Biosimilar Guidances Finalized – How to Use Data on Non-US-Licensed Product and How to Extrapolate Data to Get Approval in Other Indications Are the Topics Changed the Most in the Q&A Guidance

May 3, 2015

By James C. Shehan

On April 28th, FDA finalized the three biosimilar guidances that it issued in 2012.  Covering the topics of questions and answers regarding BPCIA implementation, scientific considerations in demonstrating biosimilarity, and quality considerations in demonstrating biosimilarity of proteins to reference products, the final guidances make a few significant changes to the drafts but the bulk of the draft guidances remain unchanged.  This posting will discuss the significant changes to the Q&A guidance and later ones will review the other two.  For a review of the draft Q&A guidance, see our post here.

After an introductory section, the questions and answers are grouped into three major categories: Biosimilarity and Interchangeability, What is a “Biological Product” and Exclusivity.  About three-quarters of the questions are related to the first category, Biosimilarity and Interchangeability. 

In that category, the largest changes have been made to the answer regarding use of non-US-licensed versions of reference product to generate biosimilarity data.  The draft guidance required that analytical studies, at least one clinical pharmacokinetic study and at least one pharmacodynamic study (if required), use US-licensed reference product.  The final guidance repeats that general rule but adds a possible exception – “unless it can be scientifically justified that such a study is not needed.” 

This answer in the final guidance also delves heavily into the topic of bridging studies.   FDA states that if non-US data is relied upon, analytical, PK and PD studies should directly compare all three products (biosimilar, US reference product and non-US comparator product).   FDA also added to the final guidance that the analytical studies should include  “degradation profiles under stressed conditions.”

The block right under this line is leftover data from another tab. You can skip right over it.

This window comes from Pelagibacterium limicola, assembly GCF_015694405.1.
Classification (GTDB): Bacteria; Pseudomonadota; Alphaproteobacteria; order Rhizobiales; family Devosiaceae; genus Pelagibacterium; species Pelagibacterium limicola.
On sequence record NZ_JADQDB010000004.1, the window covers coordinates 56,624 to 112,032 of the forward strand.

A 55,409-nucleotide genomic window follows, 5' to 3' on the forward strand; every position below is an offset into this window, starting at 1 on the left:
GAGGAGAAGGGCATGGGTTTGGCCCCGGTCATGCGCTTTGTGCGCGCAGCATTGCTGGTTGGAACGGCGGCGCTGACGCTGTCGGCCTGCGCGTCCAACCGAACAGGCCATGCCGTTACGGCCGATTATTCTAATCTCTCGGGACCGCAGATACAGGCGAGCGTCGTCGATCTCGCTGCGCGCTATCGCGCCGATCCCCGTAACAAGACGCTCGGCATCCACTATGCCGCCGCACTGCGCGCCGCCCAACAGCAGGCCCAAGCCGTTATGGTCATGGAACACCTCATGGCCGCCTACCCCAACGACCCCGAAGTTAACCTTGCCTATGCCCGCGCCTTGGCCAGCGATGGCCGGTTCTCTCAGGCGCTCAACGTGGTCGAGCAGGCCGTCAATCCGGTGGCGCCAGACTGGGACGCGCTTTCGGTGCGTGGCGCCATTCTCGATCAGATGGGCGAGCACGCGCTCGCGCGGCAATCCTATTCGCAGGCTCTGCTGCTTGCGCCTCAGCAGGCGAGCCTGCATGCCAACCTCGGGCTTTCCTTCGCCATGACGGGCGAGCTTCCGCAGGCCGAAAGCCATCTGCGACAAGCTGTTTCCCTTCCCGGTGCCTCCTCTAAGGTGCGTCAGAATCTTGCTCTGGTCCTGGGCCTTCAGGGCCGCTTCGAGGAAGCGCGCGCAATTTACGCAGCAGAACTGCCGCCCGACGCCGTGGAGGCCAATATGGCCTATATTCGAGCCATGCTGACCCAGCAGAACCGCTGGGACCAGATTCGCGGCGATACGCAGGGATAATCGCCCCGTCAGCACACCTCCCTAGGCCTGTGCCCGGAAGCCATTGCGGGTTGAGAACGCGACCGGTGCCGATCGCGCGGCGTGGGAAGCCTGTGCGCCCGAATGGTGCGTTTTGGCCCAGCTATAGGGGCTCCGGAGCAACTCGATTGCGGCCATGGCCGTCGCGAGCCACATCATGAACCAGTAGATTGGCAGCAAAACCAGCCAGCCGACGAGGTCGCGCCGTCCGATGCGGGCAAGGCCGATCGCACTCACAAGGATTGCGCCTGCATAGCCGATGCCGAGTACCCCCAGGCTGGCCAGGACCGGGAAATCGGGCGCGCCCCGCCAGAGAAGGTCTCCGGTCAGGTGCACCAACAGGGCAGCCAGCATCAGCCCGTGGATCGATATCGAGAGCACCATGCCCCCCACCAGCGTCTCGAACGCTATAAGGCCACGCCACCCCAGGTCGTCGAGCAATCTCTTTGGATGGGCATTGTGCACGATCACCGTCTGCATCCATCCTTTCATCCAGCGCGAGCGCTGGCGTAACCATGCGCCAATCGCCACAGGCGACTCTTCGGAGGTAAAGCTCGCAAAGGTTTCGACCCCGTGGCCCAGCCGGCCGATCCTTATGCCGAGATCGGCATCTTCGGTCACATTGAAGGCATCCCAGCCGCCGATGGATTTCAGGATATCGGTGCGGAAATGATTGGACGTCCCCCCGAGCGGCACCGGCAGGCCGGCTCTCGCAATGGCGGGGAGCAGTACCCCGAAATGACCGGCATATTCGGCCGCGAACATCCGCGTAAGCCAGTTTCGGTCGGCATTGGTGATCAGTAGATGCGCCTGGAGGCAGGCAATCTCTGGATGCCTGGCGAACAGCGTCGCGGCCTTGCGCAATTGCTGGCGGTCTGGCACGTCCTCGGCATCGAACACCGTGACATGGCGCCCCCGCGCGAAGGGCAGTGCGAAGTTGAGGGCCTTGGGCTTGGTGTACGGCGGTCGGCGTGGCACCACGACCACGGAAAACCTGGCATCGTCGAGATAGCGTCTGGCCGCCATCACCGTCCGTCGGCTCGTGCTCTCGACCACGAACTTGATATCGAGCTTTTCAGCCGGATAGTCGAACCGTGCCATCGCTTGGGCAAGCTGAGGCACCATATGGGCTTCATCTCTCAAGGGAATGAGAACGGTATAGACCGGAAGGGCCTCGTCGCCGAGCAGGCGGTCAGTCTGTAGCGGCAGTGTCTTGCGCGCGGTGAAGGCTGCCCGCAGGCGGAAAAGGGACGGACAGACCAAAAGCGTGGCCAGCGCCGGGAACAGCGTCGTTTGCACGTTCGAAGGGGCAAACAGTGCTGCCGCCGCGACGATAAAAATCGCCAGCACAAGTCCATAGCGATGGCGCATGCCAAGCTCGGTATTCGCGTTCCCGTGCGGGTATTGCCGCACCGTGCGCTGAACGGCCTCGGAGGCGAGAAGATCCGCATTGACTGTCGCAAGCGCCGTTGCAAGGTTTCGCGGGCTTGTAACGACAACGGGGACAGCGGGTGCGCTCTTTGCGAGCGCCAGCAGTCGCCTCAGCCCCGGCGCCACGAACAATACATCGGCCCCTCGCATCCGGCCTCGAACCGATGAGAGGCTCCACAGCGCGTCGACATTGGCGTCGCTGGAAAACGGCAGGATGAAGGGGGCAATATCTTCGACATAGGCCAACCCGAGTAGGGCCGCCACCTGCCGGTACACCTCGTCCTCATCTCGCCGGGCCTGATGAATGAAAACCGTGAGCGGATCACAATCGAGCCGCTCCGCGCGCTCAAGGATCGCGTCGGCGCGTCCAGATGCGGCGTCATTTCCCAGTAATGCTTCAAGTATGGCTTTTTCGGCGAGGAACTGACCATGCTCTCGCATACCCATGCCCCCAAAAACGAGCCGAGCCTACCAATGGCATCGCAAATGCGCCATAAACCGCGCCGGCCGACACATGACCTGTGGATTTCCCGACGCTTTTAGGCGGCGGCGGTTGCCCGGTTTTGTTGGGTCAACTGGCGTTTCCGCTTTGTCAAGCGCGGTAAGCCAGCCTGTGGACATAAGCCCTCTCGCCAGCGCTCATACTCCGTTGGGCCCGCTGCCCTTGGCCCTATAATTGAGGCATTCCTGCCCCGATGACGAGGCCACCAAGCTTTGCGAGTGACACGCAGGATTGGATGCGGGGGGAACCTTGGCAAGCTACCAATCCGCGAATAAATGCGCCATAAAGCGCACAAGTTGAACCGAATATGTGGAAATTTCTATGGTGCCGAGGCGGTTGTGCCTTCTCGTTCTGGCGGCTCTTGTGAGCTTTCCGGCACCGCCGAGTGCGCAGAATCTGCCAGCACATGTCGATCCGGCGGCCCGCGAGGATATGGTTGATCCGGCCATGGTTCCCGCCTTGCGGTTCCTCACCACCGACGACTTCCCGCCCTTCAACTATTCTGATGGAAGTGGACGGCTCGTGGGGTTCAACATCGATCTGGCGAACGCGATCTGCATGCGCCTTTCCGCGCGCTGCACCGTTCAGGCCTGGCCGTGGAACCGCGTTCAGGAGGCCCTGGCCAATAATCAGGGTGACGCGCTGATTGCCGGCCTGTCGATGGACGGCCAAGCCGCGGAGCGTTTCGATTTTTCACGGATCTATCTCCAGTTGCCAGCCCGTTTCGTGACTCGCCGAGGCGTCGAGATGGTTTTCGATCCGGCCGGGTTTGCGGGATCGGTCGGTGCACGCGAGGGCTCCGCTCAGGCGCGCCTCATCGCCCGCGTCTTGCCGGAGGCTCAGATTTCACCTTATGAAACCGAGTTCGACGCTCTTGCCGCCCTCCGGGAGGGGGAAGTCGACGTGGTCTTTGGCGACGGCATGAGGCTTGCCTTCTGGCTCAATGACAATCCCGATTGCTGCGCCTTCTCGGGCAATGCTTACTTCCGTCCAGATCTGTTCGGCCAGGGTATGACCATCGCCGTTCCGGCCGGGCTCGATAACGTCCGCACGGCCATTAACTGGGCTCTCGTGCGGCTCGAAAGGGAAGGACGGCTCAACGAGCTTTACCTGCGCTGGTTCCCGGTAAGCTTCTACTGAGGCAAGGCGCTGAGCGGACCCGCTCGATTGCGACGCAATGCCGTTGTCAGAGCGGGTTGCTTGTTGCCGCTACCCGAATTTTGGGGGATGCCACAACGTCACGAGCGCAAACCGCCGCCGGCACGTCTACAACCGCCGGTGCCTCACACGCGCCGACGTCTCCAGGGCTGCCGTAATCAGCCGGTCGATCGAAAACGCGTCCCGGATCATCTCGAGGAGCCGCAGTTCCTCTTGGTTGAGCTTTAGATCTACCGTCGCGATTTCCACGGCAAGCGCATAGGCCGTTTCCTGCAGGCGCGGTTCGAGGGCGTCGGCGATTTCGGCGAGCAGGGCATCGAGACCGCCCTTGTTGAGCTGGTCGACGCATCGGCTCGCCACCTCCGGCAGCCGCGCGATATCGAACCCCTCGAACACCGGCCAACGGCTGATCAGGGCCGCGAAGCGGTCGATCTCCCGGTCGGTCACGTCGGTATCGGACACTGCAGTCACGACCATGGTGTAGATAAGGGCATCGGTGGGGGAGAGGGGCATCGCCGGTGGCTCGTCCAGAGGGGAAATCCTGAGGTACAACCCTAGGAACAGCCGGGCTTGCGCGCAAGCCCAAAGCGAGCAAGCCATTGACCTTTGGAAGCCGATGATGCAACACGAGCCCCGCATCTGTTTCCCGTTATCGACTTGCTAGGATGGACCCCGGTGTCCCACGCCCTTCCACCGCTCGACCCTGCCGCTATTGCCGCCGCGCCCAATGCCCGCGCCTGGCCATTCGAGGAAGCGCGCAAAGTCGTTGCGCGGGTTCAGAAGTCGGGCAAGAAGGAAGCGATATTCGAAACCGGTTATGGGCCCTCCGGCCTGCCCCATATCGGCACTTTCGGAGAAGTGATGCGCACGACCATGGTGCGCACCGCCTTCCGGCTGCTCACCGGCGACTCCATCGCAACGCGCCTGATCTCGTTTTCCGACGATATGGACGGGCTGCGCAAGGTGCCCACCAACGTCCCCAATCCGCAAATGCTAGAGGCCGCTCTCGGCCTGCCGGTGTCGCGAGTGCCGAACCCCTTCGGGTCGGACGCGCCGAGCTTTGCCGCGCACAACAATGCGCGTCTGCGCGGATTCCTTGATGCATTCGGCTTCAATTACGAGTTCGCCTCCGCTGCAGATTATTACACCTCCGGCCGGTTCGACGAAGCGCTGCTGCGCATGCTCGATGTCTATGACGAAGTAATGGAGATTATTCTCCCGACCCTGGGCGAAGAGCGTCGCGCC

FDA lists a large number of factors that may affect the amount of bridging data needed:

  • higher order structure;
  • post-translational modifications (e.g., glycosylation);
  • degree of heterogeneity;
  • whether the formulations, dosage forms, strengths and routes of administration of the US-licensed reference product and the non-US-licensed comparator products are the same;
  • the design of the physicochemical and biological/functional assessments and the use of multiple orthogonal methods with adequate sensitivity to detect differences among the products; and 
  • the scientific justification for the selection of the non-US-licensed comparator lots used to establish the scientific bridge and how the selected lots relate to the material used in the nonclinical and clinical studies.  The scientific bridge should include a sufficient number of lots of non-US- licensed comparator product to adequately capture variability in product quality attributes. When possible, the non-U.S.-licensed comparator lots used in the nonclinical or clinical studies should be included in the assessment performed to establish the analytical bridge.

Given this level of complexity, it is unsurprising that in this answer FDA encourages sponsors are encouraged to discuss bridging with FDA during the development process.  It is also unsurprising that, as in its draft guidance, FDA notes that comparisons to non-US product are unlikely to be able to support an interchangeability determination.